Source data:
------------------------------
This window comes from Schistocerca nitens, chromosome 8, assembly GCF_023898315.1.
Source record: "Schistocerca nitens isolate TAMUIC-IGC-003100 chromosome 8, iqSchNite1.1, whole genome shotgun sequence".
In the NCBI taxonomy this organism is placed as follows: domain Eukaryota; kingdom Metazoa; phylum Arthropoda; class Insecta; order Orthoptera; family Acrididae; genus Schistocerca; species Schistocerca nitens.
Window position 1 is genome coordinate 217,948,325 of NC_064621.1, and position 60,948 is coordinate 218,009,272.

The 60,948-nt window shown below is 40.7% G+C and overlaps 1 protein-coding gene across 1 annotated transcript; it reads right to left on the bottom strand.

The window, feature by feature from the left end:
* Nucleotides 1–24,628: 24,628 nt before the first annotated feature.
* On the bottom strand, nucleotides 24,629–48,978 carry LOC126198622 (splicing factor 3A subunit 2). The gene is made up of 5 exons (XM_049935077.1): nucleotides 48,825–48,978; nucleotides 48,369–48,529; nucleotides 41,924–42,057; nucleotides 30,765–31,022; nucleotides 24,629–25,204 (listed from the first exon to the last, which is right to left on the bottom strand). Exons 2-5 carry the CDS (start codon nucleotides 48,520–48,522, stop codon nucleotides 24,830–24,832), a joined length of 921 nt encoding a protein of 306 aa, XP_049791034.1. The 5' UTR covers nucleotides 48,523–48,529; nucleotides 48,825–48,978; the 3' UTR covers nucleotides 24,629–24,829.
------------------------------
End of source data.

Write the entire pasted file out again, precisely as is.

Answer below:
This window comes from Schistocerca nitens, chromosome 8, assembly GCF_023898315.1.
Source record: "Schistocerca nitens isolate TAMUIC-IGC-003100 chromosome 8, iqSchNite1.1, whole genome shotgun sequence".
In the NCBI taxonomy this organism is placed as follows: domain Eukaryota; kingdom Metazoa; phylum Arthropoda; class Insecta; order Orthoptera; family Acrididae; genus Schistocerca; species Schistocerca nitens.
Window position 1 is genome coordinate 217,948,325 of NC_064621.1, and position 60,948 is coordinate 218,009,272.

The 60,948-nt window shown below is 40.7% G+C and overlaps 1 protein-coding gene across 1 annotated transcript; it reads right to left on the bottom strand.

The window, feature by feature from the left end:
* Nucleotides 1–24,628: 24,628 nt before the first annotated feature.
* On the bottom strand, nucleotides 24,629–48,978 carry LOC126198622 (splicing factor 3A subunit 2). The gene is made up of 5 exons (XM_049935077.1): nucleotides 48,825–48,978; nucleotides 48,369–48,529; nucleotides 41,924–42,057; nucleotides 30,765–31,022; nucleotides 24,629–25,204 (listed from the first exon to the last, which is right to left on the bottom strand). Exons 2-5 carry the CDS (start codon nucleotides 48,520–48,522, stop codon nucleotides 24,830–24,832), a joined length of 921 nt encoding a protein of 306 aa, XP_049791034.1. The 5' UTR covers nucleotides 48,523–48,529; nucleotides 48,825–48,978; the 3' UTR covers nucleotides 24,629–24,829.